General Dentistry


The most common problem that most people come with to a dental clinic is CAVITIES.

So what are Cavities?

Cavities are the permanantly damaged tooth structure that causes because of the acid that is produced by bacterias.

Most of the patients always asks me that why do their teeth decay even when they take adequate care of their teeth?

If we talk in terms of example,
When an accident occurs, there are series of mishaps that occurs that leads to an accident. Even if a single one of them would have been prevented rightly that accident could have been prevented.

Same is the case of cavities a.k.a Dental caries.
There are multiple factors that are responsible for initiation of caries.
Even if we can avoid any one of these major factors, the initiation of caries can be prevented.

There are mainly Four main factors that are associated with dental caries.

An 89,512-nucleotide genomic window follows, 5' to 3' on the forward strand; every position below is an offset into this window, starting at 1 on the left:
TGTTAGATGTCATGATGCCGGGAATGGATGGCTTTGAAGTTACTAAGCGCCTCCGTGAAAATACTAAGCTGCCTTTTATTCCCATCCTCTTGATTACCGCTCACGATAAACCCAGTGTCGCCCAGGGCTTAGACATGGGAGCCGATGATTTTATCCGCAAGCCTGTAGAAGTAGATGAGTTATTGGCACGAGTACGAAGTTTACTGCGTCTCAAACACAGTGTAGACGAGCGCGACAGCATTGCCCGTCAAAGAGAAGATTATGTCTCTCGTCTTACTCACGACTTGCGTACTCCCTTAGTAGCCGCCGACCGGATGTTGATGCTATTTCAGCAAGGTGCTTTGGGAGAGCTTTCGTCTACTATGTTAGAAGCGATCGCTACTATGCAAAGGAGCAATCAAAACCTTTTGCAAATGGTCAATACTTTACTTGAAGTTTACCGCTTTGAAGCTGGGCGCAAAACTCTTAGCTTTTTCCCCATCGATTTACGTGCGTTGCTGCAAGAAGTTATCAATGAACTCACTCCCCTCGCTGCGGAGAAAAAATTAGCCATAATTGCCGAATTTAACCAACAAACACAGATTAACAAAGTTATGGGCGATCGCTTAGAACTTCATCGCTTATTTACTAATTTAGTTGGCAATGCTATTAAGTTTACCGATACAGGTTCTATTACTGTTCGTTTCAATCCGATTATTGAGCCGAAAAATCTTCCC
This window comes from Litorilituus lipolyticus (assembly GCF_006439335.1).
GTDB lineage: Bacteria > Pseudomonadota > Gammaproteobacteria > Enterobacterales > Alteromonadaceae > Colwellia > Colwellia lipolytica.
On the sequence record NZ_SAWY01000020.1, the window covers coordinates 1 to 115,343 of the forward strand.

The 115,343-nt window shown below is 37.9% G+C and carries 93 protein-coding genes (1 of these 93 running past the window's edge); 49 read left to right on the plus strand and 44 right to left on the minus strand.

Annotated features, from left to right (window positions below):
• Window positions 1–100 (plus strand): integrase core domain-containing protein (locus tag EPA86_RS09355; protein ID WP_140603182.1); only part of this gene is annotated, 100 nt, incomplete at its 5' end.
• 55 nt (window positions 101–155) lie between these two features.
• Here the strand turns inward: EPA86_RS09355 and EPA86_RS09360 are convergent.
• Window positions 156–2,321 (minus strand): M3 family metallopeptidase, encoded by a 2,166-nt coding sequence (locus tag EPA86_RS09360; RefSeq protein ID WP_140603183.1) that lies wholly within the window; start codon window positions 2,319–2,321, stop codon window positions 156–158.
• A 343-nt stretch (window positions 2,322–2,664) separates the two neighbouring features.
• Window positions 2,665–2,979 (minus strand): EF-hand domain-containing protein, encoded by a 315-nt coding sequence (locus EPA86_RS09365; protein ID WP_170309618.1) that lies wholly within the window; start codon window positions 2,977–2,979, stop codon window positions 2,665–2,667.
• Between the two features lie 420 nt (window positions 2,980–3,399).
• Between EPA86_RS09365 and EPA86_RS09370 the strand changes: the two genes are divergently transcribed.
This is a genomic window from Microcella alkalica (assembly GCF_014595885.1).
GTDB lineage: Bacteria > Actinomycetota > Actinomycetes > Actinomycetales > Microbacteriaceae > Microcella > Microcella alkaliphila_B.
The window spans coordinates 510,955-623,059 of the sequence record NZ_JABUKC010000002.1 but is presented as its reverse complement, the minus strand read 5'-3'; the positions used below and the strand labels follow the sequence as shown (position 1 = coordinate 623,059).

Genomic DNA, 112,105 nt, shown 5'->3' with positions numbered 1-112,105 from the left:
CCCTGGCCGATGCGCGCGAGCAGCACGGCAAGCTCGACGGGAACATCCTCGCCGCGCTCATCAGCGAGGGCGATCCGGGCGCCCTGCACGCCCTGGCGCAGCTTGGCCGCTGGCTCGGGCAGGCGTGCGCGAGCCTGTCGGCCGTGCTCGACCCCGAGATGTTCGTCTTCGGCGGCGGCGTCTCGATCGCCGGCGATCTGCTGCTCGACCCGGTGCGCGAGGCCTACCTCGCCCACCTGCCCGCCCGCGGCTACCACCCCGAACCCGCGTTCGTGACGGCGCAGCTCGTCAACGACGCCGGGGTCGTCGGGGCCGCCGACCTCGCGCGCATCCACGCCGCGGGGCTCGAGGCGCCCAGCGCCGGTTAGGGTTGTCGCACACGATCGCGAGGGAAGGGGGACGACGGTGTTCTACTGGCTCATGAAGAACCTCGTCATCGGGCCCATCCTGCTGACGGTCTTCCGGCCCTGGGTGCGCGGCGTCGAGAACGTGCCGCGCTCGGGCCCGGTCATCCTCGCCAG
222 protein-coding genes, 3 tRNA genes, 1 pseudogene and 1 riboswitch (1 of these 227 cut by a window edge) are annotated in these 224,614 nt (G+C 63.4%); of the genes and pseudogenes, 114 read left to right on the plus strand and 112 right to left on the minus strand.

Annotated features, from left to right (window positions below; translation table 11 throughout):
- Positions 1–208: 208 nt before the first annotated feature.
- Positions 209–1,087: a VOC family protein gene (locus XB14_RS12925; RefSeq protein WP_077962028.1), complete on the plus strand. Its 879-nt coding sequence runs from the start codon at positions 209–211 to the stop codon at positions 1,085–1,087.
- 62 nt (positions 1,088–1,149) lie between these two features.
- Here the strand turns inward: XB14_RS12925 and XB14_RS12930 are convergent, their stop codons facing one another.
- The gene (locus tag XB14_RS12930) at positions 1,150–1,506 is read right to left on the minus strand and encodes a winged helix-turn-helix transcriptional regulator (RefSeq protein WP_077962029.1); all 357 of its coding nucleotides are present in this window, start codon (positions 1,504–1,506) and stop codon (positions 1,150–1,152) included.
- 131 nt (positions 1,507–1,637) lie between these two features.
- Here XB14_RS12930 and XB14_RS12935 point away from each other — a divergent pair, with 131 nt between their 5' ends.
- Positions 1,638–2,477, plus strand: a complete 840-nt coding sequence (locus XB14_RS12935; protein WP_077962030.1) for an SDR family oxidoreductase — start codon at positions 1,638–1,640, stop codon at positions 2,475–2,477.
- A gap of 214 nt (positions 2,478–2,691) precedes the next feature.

These are
– Fermentable carbohydrates,
– Bacterial biofilm,
– Susceptible tooth surface and
– Time of exposure.

When we eat food,the digestion process starts from mouth itself.
The very first digestiom that occurs in oral cavity is of carbohydrates.
The bacterias in our mouth converts dietry sugars into lactic acid.

The food particles that keeps itself adhered to teeth causes the acid formation on the tooth surface that causes dissolution of the enamel portion of the tooth.

The mouth contains a wide variety of oral bacteria, but only a few specific species of bacteria are believed to cause dental caries.
These cariogenic species of bacteria
are most commonly found in dental plaque which increases with presence of dietry sugar in oral cavity.

There are some conditions which leads to increase in risk factor.
Retained dental plaque
Pits and Fissures
Open contacts
Hypomineralized surface
Gingival recession etc

The frequency with which teeth are exposed to cariogenic (acidic) environments affects the likelihood of caries development.
The carious process can begin within days of a tooth’s erupting into the mouth if the diet is sufficiently rich in suitable carbohydrates.

Along with these factors, there are certain behavioral and sociodemographic factors that are likely to increase the risk of caries. These include poor oral hygiene, age, improper tooth brushing habits, severe gastritis, dry mouth, lack of fluoride, lack of enamel etc.

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